[dropcap]A[/dropcap] Great Commission
“Let me write the songs of a nation, I care not who writes the laws.” Plato
I will never forget the first song I wrote. I was a seven-year-old riding home with my mom from a particularly stirring church service. I began singing in the car, mostly to the window. Mom asked me where the song came from and I told her, “It came from my head.” My mom took a brief moment to encourage me and tell me that I should keep trying to write songs. Those simple words of encouragement sunk in and set me on a path that I am still traveling. The song was called “They Would Not Listen” and offered a strangely prophetic insight to my early career as a writer. Thankfully, in spite of the obstacles and challenges, I’ve been able to hear the voice of my mom encouraging me to start writing and keep putting the message of the gospel to music. I hope to do for you what my mom did for me: encourage you to keep writing songs that celebrate the gospel and inspire affection for Jesus.
Songs are the secret link connecting the truth of a message to the heart of a listener. Authors and orators can work to great effect but rarely does their effort reach the influential potency of a lyric set to melody. Political campaigns use them to celebrate their candidates, sports teams shout them to rally determination in their players and cereal companies use them to help us love breakfast more. And, it works fabulously. Where would soft-drinks be without “I’d Like to Buy the World a Coke.” It’s hard to explain, but music has its hooks into us and it’s always been that way.
As worship leaders, we bear the responsibility of being the mouthpiece of our congregations. Songwriters have replaced philosophers in modern culture as the ones who give voice to our collective feelings, longings, and truths.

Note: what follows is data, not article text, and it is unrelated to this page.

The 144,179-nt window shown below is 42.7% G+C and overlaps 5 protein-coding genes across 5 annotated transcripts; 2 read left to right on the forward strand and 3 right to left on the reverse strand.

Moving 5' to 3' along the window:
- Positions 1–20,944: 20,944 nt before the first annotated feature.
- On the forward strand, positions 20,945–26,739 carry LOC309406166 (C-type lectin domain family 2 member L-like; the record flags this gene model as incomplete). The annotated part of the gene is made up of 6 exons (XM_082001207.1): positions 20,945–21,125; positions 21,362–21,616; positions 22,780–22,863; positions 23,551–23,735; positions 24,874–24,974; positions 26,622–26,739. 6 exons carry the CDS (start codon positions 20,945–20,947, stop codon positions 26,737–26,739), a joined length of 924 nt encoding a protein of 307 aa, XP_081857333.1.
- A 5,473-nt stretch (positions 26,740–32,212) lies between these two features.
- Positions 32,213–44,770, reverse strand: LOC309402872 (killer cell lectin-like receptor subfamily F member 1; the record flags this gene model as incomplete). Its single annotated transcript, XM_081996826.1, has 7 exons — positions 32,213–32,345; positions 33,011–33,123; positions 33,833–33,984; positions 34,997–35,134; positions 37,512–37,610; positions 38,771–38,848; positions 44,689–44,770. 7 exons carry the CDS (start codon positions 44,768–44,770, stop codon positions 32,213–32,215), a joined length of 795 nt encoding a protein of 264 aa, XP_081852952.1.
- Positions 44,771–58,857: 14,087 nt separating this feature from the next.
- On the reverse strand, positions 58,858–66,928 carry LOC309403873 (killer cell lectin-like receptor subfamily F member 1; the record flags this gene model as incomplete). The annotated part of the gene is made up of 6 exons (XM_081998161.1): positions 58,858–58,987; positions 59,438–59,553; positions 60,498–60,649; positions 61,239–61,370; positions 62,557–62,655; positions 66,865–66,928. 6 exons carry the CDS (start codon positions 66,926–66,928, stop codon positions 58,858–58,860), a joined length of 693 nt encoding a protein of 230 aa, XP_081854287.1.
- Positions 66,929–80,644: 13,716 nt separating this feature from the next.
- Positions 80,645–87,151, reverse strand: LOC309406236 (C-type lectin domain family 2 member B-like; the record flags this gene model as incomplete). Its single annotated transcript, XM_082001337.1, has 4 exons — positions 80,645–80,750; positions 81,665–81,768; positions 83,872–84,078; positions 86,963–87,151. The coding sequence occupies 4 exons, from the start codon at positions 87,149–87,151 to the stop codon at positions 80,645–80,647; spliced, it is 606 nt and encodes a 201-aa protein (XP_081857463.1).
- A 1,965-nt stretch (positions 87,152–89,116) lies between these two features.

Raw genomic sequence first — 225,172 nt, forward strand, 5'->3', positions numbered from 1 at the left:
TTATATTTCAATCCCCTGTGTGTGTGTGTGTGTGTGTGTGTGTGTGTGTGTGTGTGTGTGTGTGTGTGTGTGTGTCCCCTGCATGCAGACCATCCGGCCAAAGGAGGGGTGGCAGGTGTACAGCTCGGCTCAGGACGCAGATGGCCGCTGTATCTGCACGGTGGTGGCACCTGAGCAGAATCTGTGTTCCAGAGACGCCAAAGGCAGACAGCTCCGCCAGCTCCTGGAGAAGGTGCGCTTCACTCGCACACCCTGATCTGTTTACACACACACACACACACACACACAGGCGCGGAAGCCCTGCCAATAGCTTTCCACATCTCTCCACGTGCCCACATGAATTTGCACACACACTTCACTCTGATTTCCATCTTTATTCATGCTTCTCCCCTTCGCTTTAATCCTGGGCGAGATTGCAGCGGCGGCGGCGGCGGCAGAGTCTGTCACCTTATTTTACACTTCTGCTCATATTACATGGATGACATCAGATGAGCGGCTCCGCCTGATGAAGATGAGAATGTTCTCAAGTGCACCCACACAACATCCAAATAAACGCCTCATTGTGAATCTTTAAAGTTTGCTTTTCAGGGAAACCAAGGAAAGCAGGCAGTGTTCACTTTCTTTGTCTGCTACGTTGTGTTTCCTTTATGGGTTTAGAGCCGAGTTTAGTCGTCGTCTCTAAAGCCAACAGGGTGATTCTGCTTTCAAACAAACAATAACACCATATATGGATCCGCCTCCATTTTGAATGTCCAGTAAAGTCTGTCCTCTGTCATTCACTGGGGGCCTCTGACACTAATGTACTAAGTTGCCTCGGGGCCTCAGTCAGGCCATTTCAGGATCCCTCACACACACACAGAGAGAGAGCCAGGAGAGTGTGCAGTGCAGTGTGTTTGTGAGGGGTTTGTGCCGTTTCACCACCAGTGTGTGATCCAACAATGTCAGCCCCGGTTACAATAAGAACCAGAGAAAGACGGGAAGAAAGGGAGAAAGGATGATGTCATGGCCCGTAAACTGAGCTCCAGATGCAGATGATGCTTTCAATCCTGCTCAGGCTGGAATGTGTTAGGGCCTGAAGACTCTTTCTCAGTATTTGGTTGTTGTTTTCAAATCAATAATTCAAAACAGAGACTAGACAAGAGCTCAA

Songwriting is challenging, not a lazy man’s work, but for those of us who have the chance to create music and influence those who hear it, it is a responsibility that must not be squandered and a mandate that cannot be ignored.
You may have yet to write your first song, but if you’re called to lead a group of people in worship, I think you better get started. There are tons of excuses that could hold you back: “What if my songs aren’t good?” “I’ve never written songs before.” “People will make fun of me.” “I’m afraid,” and most popularly, “There are already plenty of good songs out there.” All of those, probably valid, reasons fail to diminish the truth of a wonderful verse from Psalm 40:3. “He put a new song in my mouth, a hymn of praise to our God. Many will see and fear and put their trust in the LORD” (NIV).This verse is reason enough for those who are able, to write and share their work.
Fruit of Engagement
New songs elicit a response. They call people into an experience, compelling them to engage. If you are fortunate enough to write a song that leads people to fear and put their trust in the Lord, can there be a better return on your talent?
For the local church, there is no better voice to speak on their behalf than one who not only knows about, but also shares in their burdens. Who better to rally the prayers of the congregation on behalf of a sick member than one who knows personally the one who is sick? What voice could give better context to a season of uncertainty and confusion than one who is walking the same paths as everybody else? A song I wrote for my grandfather’s funeral may never see the light of day in a professional setting, but as I joined what I was feeling to the hearts of my whole family, it brought comfort and peace to a moment of greatest loss.
Your congregation has a voice and they want it to be heard, help them express what they have been longing to say. The following pages have been pulled together to help you get going on writing for your congregation. You don’t have to be the next Bach, just continue to be the first you.